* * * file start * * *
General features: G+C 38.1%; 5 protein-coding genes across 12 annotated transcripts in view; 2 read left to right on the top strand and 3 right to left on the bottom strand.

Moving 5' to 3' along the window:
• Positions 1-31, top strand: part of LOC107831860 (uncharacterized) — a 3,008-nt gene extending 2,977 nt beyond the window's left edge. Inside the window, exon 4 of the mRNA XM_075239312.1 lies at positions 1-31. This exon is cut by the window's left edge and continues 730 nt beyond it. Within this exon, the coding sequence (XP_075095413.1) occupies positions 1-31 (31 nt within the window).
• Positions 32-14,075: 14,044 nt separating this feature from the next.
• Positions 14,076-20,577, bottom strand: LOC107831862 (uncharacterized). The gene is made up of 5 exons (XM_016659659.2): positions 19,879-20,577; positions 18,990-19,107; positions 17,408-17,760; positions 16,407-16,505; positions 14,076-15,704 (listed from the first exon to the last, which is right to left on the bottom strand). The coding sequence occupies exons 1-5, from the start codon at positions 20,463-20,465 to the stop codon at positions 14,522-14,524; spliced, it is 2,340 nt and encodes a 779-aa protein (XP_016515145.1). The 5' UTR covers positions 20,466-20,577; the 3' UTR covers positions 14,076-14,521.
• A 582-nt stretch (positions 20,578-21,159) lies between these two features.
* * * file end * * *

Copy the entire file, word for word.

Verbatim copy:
General features: G+C 38.1%; 5 protein-coding genes across 12 annotated transcripts in view; 2 read left to right on the top strand and 3 right to left on the bottom strand.

Moving 5' to 3' along the window:
• Positions 1-31, top strand: part of LOC107831860 (uncharacterized) — a 3,008-nt gene extending 2,977 nt beyond the window's left edge. Inside the window, exon 4 of the mRNA XM_075239312.1 lies at positions 1-31. This exon is cut by the window's left edge and continues 730 nt beyond it. Within this exon, the coding sequence (XP_075095413.1) occupies positions 1-31 (31 nt within the window).
• Positions 32-14,075: 14,044 nt separating this feature from the next.
• Positions 14,076-20,577, bottom strand: LOC107831862 (uncharacterized). The gene is made up of 5 exons (XM_016659659.2): positions 19,879-20,577; positions 18,990-19,107; positions 17,408-17,760; positions 16,407-16,505; positions 14,076-15,704 (listed from the first exon to the last, which is right to left on the bottom strand). The coding sequence occupies exons 1-5, from the start codon at positions 20,463-20,465 to the stop codon at positions 14,522-14,524; spliced, it is 2,340 nt and encodes a 779-aa protein (XP_016515145.1). The 5' UTR covers positions 20,466-20,577; the 3' UTR covers positions 14,076-14,521.
• A 582-nt stretch (positions 20,578-21,159) lies between these two features.